Our marching team.. we won 2nd place woo... sooooo happppyyyy!!!
Friday, 20 April 2012
Even my house doesnt win the 1st place but i'm so impressed that we manage to win almost of the event carried on at the last day.. especially the cheer leading we won the 1st place, the marching we won 2nd place and house decoration we won 1st place.. and lastly our maskot also win the first place.. hehe i love my yellow house! everyone had gave their very best during the sports day.. good job!! ^^
Wednesday, 18 April 2012
Subject Verb Agreement
Subject verb agreement can be one of the more challenging aspects of writing. While short clauses provide for an easily identifiable subject, longer clauses with extensive phrases can make proper subject verb agreement more of a challenge.
The first and most important rule in subject verb agreement is that the verb must agree with the intended number of the subject.
To accomplish that task, follow two occasionally not so simple tasks.
- Identify the real subject
- Determine whether subject is singular or plural
The first step is often made difficult by phrases and/or sentence structure that work to obscure the true subject.
Prepositional phrases are one of the main culprits in the misidentification of the true subject of the clause. Remember, objects cannot be subjects, so the object of a preposition cannot be a subject of a clause.
- Among the constitutional rights we cherish is freedom.
- AMONG is a preposition; therefore, RIGHTS is the object of the preposition. FREEDOM is the subject of the sentence.
- The group of protesters is blocking the entrance to the building.
- OF is a preposition; therefore, PROTESTERS is the object of the preposition. GROUP is the subject of the sentence and it is singular.
- The annual rituals of the group confuse the neighbors.
- OF is a preposition; therefore, GROUP is the object of the preposition. RITUALS is the subject of the sentence and it is plural.
Parenthetical phrases can also work to obscure the true subject. Phrases such as "as well as," "such as," "along with," "rather than," "accompanied by" and "including" introduce items that are NOT considered when determining whether a verb is singular or plural.
- The quiz, as well as all workbook exercises, was collected.
- QUIZ is the subject. The parenthetical expression does not affect the verb.
- His jacket, not his shirt or his socks, always seems to match his slacks.
- JACKET is the subject. It is singular. The parenthetical expression does not affect the verb.
- Her birthday celebration, together with the upcoming holiday, makes for a very full calendar.
- CELEBRATION is the subject. The parenthetical expression does not affect the verb.
- The president and vice president, accompanied by the board of directors, plan to vote against changing the company bylaws.
- PRESIDENT and VICE PRESIDENT are the subject. The verb is plural.
Expletives (There, Here) are false subjects. Disregard them completely when determining the subject that the verb must agree with.
- There are fewer students in this class.
- The true subject in this sentence is STUDENTS.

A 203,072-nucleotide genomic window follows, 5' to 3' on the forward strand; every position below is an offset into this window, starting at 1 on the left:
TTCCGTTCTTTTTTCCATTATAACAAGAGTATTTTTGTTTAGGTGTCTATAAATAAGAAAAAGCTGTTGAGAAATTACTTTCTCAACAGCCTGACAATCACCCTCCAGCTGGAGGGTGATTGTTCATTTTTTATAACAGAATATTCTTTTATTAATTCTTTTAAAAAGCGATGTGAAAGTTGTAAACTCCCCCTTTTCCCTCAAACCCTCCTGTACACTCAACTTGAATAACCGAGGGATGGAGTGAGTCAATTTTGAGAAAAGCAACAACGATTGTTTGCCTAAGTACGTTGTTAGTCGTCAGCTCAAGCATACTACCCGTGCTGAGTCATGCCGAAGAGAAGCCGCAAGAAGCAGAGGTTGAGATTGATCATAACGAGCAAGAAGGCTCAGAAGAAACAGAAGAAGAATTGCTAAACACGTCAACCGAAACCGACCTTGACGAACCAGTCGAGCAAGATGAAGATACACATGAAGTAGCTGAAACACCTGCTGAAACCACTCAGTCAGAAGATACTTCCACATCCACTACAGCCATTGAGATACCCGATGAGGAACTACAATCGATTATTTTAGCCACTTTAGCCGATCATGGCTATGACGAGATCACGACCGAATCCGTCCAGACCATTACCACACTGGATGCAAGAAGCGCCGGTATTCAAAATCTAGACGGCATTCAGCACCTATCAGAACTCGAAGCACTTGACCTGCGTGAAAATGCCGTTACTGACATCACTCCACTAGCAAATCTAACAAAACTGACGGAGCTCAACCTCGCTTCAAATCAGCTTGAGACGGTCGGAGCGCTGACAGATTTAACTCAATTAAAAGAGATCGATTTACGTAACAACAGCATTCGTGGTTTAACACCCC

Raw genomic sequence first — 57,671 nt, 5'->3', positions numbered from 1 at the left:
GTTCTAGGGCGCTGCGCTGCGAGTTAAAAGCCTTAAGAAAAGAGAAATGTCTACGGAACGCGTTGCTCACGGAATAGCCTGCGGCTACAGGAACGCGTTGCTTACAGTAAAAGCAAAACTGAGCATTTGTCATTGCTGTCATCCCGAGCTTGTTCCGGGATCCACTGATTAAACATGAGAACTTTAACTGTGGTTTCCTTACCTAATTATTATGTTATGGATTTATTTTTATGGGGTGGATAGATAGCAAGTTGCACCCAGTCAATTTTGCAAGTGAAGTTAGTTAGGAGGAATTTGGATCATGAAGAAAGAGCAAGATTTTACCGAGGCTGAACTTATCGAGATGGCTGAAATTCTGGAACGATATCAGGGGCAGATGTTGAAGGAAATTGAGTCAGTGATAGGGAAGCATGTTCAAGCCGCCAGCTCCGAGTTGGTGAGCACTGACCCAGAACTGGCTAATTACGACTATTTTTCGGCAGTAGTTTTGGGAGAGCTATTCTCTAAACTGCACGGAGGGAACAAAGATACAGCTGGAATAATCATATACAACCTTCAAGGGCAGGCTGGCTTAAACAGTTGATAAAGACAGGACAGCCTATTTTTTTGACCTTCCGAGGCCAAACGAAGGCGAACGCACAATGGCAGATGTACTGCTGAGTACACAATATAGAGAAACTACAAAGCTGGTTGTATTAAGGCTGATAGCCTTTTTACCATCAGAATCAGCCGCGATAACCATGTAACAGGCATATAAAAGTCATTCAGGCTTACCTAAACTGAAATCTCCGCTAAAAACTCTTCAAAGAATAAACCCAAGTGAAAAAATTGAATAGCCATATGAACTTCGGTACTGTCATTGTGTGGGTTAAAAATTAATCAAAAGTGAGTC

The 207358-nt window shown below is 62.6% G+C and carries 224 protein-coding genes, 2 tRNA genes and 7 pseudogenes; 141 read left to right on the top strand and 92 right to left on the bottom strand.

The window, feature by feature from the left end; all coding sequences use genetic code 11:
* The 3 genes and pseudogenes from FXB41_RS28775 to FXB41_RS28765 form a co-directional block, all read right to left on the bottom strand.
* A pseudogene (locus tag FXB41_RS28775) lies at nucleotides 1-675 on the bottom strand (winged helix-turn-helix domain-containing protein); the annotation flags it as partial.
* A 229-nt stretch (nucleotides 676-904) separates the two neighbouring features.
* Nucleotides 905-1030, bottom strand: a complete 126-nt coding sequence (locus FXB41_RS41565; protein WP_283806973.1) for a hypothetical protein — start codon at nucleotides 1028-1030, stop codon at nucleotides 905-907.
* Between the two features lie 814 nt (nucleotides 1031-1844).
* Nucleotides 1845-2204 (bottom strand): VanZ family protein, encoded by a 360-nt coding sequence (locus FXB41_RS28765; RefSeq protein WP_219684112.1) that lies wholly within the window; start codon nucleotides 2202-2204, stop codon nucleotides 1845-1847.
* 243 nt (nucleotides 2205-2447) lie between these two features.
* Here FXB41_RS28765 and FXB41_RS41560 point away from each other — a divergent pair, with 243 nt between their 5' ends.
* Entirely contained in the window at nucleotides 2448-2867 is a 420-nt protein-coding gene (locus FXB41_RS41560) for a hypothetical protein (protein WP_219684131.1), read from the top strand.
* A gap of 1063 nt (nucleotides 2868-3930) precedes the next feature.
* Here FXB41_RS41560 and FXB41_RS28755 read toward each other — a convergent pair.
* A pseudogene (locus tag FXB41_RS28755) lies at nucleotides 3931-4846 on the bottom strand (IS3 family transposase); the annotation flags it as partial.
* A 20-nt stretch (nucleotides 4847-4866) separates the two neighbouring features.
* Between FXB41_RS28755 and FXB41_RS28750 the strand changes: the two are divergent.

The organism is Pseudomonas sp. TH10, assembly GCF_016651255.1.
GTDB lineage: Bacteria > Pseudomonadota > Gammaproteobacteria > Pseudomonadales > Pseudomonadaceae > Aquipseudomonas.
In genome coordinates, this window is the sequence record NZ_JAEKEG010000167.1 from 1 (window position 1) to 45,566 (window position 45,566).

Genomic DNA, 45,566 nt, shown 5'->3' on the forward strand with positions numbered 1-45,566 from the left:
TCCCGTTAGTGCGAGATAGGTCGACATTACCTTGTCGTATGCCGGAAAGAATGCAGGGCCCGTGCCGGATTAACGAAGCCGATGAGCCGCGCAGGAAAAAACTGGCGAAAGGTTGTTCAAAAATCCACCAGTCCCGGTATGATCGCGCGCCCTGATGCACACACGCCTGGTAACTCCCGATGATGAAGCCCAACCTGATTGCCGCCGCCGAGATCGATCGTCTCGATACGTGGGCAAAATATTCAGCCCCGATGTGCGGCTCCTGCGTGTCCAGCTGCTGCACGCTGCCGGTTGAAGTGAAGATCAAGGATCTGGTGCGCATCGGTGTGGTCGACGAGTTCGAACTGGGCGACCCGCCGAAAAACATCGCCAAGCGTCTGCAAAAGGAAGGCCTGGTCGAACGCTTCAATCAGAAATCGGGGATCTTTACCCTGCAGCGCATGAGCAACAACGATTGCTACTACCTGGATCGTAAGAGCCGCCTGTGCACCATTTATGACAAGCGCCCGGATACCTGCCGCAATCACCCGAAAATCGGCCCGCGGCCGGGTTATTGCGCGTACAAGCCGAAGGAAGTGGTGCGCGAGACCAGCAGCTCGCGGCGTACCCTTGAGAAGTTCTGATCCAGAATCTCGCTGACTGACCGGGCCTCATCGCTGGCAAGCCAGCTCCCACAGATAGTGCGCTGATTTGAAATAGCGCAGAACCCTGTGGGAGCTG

- Officer, here is the person I was telling you about.
- The true subject in this clause is PERSON.
Predicate nominatives can lead to some confusion when determining the true subject. Remember to find the subject and verb combination first and then begin to determine whether that subject is singular or plural.
- The war-torn country's only relief was the food and medical supplies dropped from the sky.
- The true subject in this sentence is RELIEF.
- The explanation provided by the agency was farming practices, population growth and international aid.
- The true subject in this sentence is EXPLANATION.
The gerund phrase includes the gerund and the object of the gerund or any modifiers related to the gerund.
[In the following examples, the gerund is bold and the gerund phrase is underlined.]
- Flying above the lake at this time of night seems a little dangerous.
- FLYING is the subject of the sentence. A subject is a noun. A form of the verb ending in ING and used as a noun is a gerund. FLYING is a gerund.
- Bill decided that scrambling over the pile of debris was not safe.
- SCRAMBLING is the subject of the dependent clause. A subject is a noun. A form of the verb ending in ING and used as a noun is a gerund. SCRAMBLING is a gerund.
- Ethan avoided doing his homework because the Ducks were playing the Cougars.
- DOING is the direct object of the verb AVOIDED. An object is a noun. A form of the verb ending in ING and used as a noun is a gerund. DOING is a gerund. HOMEWORK is the object of the gerund.
- The student gathered signatures for increasing the hours of the library.
- INCREASING is the object of the preposition FOR. An object is a noun. A form of the verb ending in ING and used as a noun is a gerund. INCREASING is a gerund. HOURS is the object of the gerund.
- Philip Morris continues its fight to prevent government from regulating tobacco; nevertheless, the government is placing restrictions on marketing cigarettes to youth.
- Both REGULATING and MARKETING are objects of prepositions (FROM and ON).
- The young man opposes marketing smoking cigarettes as if it were glamorous.
- MARKETING is the direct object of the verb OPPOSES. SMOKING is a gerund and the object of the gerund MARKETING. CIGARETTES is the object of the gerund SMOKING.
- Andrew continues his crusade to prevent the university from limiting free speech.
- LIMITING is the object of the preposition FROM. SPEECH is the object of the GERUND.
Traditionally a clause is defined as a group of related words that has both a subject and a verb.
In attempting to identify clauses, they are often contrasted with phrases, which do not have a subject and verb.
In the interest of accuracy, we should acknowledge that linguists have a much more complicated understanding of clauses and phrases, but for the purposes of basic grammar, we'll stick with the simple definition.